The Playograph made possible the re-creation of live baseball games. The device was designed to display and update the score of a game in real-time. For the first time in history, this allowed spectators to follow the game’s progress from any distance.
George T. Bowman, a mechanical engineer from New York, patented the Playograph in 1895 . He then founded Baseball Playograph Company in Stamford, Connecticut. The device consisted of a billboard-sized wall that could relay – even act out – events of a baseball game. Sometimes a Playograph was placed in the actual game venue. However, it was known for providing a facsimile of the game to audiences far from the ballpark.
During the period from 1895 to around 1930, there was no television, very little radio, and certainly no internet. What they did have were telephones and telegraphs. Fans that couldn’t show up at the game either had to wait for the next newspaper. But if lucky, they could “watch” the game real-time on the Playograph (or other competing brand).
How It Worked
As the reader can see in the picture on this page, the Playograph listed details of each team on either side. In the center, there was a representation of the diamond and outfield. The score, outs, count, and inning were replaceable sign elements. You could even track the ball’s movement for pitches and hits thanks to a large replica of a ball controlled by vertical and horizontal strings.
The Playograph was the most popular of its kind. However, several other devices were developed that were similar in function to the Playograph. Here are a few examples:
Compton’s Baseball Bulletin: In 1893, James Compton, a Chicago sports editor, created a device called the Compton’s Baseball Bulletin. This was a large board with numbered boxes that corresponded to each position on the baseball field. When a play was made, a scorekeeper would place a ball or a disc in the appropriate box to indicate the result of the play.
Score-O-Graph: In 1908, a device called the Score-O-Graph was introduced by the Western Electric Company. This device was designed to provide real-time updates of college football games and featured an electric scoreboard that could display the score, time remaining, and other game statistics.
Jordan-Mott Scoreboard: The Jordan-Mott Scoreboard was developed in the 1920s. It was used primarily for horse racing. It consisted of a large mechanical scoreboard that displayed the horses’ names and positions in the race.
Telescribe: In the 1930s, the Telescribe was developed by RCA as a device for providing real-time updates of sporting events to radio broadcasters. The device used telegraph lines to transmit game updates to a central location, where they were then broadcast to radio listeners.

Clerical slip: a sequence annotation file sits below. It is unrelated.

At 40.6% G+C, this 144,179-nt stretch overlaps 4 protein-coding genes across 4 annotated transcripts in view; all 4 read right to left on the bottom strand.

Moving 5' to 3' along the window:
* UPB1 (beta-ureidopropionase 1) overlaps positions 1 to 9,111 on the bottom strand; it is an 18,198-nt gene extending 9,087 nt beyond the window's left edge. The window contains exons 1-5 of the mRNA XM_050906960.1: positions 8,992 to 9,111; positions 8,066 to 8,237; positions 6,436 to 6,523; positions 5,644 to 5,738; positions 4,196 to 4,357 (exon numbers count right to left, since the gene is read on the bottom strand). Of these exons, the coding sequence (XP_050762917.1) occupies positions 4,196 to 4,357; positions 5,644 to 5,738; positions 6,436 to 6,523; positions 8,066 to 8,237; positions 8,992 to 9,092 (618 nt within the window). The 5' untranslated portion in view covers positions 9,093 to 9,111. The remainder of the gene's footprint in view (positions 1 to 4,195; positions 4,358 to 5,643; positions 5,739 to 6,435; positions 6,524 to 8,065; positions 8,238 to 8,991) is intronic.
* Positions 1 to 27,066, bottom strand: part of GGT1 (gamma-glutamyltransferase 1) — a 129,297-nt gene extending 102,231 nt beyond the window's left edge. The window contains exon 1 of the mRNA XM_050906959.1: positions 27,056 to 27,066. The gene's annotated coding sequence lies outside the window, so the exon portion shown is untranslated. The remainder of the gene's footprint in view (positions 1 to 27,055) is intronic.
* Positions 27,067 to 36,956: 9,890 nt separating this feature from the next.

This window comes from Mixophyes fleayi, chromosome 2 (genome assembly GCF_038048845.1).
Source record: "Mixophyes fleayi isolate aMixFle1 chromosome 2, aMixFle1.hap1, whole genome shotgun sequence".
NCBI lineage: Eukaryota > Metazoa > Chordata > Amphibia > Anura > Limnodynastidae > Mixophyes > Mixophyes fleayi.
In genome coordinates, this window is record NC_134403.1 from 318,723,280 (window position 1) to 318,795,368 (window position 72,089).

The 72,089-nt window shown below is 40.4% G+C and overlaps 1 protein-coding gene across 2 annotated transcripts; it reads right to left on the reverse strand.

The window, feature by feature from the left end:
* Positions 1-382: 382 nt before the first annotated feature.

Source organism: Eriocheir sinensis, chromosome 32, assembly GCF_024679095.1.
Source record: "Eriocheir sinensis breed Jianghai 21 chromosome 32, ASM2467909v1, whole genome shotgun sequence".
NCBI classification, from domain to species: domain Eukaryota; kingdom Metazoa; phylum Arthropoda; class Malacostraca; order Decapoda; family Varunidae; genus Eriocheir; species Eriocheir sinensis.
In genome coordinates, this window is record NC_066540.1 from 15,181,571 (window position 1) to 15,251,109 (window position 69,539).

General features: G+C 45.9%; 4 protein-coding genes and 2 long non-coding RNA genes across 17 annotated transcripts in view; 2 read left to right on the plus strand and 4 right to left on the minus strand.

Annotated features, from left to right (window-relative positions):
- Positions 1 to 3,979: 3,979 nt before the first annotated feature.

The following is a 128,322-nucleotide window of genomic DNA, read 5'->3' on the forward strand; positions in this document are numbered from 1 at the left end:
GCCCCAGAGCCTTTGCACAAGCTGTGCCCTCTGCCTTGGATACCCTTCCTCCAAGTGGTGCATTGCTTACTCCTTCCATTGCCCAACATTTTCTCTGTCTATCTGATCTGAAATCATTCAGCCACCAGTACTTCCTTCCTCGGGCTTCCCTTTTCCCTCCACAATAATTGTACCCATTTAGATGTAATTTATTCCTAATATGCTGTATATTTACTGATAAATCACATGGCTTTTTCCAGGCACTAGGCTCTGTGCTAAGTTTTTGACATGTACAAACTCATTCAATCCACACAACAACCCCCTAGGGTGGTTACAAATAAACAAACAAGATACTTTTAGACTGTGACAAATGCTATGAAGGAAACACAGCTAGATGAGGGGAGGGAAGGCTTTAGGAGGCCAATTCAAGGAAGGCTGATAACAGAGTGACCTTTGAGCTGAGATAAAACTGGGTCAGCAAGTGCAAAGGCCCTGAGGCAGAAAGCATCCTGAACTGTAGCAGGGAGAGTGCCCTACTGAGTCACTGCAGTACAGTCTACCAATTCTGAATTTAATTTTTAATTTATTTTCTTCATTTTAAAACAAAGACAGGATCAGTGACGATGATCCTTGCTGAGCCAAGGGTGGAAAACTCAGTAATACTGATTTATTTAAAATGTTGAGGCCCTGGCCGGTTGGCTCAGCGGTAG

Improvements and the 1911 World Series
The Playograph was popular with baseball fans and was adopted by several major league teams. They included the New York Giants and the Brooklyn Dodgers. By the early 1900s, the device had been improved to include electric motors that could automatically update the score as the game progressed.
The Playograph played a role in the sold-out 1911 World Series games between Philadelphia Athletics and the the New York Giants. It is said that nearly twice as many people witnessed the Playograph game in Herald Square as saw the game live at the Polo Grounds.
Tickets for the 1905 World Series, during which the Playograph was used, ranged in price from $1 to $3 for the live game. Playograph customers paid between 25 and 50 cents per ticket. However, getting a bargain was seldom the issue. Most who could get to the ballpark did so. The Playograph provided the best alternative for those far away. Of course, you had to bring your own Cracker Jack.
Over time, the Playograph evolved to include more advanced features, such as the ability to display player statistics, game summaries, and even replays of key moments in the game. In the 1920s and 1930s, radio broadcasts of baseball games became increasingly popular, and the Playograph was often used in conjunction with radio broadcasts to provide fans with a more immersive experience.
Changing technology began to overtake the Playograph by the 1930s. First radio, then television brought the game into millions of American homes.
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